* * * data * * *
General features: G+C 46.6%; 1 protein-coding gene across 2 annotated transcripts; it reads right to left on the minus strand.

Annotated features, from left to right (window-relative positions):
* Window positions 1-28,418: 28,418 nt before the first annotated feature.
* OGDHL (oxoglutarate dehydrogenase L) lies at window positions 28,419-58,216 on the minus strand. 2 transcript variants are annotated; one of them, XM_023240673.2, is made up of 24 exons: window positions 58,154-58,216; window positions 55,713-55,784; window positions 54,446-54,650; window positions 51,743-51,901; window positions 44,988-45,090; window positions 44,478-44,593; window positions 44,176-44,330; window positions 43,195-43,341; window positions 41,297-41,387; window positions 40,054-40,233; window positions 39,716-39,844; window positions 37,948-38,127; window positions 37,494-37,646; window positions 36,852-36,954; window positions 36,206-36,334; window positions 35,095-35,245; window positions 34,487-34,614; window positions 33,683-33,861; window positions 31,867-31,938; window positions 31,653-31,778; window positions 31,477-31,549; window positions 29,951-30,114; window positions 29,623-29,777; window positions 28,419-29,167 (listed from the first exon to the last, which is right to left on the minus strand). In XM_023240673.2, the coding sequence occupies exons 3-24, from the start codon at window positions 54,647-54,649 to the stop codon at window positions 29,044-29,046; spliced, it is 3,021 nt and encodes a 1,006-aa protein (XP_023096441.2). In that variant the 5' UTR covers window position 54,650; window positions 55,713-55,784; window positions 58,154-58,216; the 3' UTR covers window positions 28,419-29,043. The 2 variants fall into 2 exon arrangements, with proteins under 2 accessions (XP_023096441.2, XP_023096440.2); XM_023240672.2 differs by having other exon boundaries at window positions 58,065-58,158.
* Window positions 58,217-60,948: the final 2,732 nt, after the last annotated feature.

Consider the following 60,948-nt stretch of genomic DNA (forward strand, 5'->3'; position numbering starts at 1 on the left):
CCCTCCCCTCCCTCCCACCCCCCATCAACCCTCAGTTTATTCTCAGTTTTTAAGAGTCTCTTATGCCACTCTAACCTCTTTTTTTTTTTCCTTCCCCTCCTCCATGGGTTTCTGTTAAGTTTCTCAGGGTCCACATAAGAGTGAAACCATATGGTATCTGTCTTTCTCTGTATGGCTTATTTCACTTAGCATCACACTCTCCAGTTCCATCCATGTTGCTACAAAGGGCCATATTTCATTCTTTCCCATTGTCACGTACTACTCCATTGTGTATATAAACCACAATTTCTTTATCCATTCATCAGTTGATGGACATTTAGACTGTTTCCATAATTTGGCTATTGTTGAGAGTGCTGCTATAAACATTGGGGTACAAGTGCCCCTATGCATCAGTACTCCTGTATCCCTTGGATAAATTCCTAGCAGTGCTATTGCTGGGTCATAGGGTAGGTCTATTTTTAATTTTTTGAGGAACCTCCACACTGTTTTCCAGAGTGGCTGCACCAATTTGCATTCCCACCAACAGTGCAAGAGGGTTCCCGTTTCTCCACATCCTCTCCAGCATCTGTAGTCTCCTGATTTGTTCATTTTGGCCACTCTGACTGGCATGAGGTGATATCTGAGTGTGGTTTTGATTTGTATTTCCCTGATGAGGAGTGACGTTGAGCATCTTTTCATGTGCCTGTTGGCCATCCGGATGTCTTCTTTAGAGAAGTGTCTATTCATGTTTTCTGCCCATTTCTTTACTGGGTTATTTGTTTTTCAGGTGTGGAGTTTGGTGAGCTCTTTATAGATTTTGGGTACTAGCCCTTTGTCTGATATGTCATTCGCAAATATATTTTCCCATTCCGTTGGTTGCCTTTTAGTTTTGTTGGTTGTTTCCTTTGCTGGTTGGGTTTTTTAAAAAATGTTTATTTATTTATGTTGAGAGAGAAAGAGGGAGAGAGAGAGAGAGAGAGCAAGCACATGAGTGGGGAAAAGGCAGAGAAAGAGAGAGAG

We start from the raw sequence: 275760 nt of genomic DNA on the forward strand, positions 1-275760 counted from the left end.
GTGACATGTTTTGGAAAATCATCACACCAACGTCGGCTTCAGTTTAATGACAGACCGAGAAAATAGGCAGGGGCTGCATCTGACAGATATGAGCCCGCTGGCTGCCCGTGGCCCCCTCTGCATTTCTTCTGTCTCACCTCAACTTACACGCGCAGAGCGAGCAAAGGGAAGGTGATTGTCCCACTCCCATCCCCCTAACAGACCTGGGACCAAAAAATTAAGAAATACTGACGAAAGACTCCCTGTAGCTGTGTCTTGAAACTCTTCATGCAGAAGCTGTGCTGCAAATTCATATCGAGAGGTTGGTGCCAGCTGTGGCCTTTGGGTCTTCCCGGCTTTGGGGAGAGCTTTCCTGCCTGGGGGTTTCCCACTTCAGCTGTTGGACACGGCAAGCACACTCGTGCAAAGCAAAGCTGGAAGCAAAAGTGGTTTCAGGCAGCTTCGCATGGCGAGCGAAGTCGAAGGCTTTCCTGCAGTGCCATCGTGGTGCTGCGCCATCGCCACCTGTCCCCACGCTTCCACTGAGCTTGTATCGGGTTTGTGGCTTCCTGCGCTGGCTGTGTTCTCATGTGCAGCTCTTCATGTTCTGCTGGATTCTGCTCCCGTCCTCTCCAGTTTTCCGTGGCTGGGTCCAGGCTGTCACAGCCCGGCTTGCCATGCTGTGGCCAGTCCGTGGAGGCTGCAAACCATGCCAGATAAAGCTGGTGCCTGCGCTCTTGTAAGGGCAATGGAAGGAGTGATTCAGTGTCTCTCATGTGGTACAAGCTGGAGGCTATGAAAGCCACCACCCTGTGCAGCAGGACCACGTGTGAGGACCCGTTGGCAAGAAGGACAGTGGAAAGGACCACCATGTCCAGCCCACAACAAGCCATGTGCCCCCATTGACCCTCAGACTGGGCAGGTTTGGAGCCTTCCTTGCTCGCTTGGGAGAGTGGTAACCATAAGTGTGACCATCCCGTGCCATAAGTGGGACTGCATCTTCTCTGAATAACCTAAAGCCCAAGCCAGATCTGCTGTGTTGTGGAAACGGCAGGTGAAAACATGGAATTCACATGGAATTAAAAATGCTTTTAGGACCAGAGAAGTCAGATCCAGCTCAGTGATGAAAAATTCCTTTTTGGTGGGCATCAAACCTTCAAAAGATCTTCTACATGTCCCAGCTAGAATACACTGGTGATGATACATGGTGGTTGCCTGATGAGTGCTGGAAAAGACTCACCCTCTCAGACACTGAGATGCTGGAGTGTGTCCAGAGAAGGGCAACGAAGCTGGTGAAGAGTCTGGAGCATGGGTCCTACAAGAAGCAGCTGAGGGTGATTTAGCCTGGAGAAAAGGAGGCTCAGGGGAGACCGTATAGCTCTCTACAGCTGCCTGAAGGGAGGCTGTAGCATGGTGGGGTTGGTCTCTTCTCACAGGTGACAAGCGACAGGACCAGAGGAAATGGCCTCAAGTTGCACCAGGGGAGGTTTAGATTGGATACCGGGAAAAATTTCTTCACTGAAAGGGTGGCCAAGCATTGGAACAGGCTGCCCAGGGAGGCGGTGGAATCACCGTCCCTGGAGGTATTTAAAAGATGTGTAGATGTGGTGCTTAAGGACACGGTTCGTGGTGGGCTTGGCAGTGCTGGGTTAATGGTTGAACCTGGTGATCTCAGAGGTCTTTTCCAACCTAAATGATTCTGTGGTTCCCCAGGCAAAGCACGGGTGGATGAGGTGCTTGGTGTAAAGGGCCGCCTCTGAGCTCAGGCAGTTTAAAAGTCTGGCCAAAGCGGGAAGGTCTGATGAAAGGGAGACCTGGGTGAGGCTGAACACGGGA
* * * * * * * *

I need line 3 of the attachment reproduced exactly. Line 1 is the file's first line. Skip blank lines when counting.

* Window positions 1-28,418: 28,418 nt before the first annotated feature.